Like a lot of people, I came home to the Chicago area this holiday season to a house decorated with Christmas decor. There were lights outside our house wrapped around bushes and strung on the garland on the porch, a glowing snowman sat on the front lawn, a fun-filled Christmas tree stood in the living room and other little gems had been placed around the house, just like normal.
But there was a noticeable problem.
The five stockings that traditionally hung down my family's stairs by order of oldest to youngest were out of order. Instead of going Mom, Dad, Allison, Sam and Mike, they were rearranged. It now went Dad, Sam, Allison, Mike and Mom.
But there was a reason.
The first letters of the kids' names now spelled the one person missing from our holiday season: "Sam."
Sam isn't going to be home for the holidays this year. She will instead be spending the season in Afghanistan. Like thousands of other soldiers, she is going to be overseas serving our country.
Similar to many other families during the holiday season, my family has a host of traditions. Every Christmas Eve is spent at my Aunt Linnea's house down the street. Every Christmas morning, even at age 20, "Santa" sets gifts under the tree for my siblings and I to open. In the weeks after Christmas, my family continues to go to other family Christmas celebrations in the Chicago area and in St. Louis.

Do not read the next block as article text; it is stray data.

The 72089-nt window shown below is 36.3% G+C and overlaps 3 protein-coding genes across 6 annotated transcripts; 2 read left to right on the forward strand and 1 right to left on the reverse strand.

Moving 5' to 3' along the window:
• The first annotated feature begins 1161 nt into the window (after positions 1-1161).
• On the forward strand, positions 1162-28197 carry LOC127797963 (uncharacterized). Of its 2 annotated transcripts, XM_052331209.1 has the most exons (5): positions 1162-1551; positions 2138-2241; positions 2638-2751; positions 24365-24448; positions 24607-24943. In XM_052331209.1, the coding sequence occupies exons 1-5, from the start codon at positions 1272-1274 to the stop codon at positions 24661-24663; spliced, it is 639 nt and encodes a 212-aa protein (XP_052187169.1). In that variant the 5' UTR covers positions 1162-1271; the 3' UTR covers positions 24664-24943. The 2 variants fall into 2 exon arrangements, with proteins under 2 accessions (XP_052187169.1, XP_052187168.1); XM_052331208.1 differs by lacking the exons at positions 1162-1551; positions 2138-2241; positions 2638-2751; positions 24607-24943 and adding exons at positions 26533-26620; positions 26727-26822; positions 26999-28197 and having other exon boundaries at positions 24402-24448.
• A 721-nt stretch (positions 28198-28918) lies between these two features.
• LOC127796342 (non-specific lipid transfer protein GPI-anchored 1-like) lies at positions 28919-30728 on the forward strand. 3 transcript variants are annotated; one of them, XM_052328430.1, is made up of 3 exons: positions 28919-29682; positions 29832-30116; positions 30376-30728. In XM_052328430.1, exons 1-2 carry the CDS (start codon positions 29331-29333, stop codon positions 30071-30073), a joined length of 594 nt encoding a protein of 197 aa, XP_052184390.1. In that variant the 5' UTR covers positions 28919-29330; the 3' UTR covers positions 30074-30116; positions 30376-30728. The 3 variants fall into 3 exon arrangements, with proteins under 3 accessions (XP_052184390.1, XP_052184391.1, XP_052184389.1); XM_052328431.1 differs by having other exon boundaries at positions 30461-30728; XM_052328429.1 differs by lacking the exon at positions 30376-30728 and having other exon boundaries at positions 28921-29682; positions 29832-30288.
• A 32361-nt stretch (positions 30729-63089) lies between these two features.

In a way, it's the Christmas season that never ends. But I love it. And so does Sam.
However, this year there is going to be one less pile of gifts under the tree. There aren't going to be arguments between my mother and sister over the fact that no, she can't wear that casual of an outfit to church on Christmas Eve. Sam's not going to get mad at me for waking her up much too early in the morning because I'm so excited (yes, even at age 20) to see what gifts are waiting for us under the tree. She's not going to be there to be a part of the Christmas Day grab bag or to mess around with our older cousins. She won't get to go to our family's celebrations after the holidays and she won't travel with us to St. Louis.
Since Sam and I aren't too close, unlike a lot of twins, I didn't think her being gone for the holiday season would affect me as much as it has this year. The house feels partially empty, and whether we are best friends or worst enemies, Sam and I have spent the last 20 Christmases together (not to mention time in the womb). I didn't know what I was missing until it was gone, spending the holidays thousands of miles and an ocean away from me.
To Sam, my soldier, I'll be missing you. Having you underneath our tree would be a good enough gift for me.
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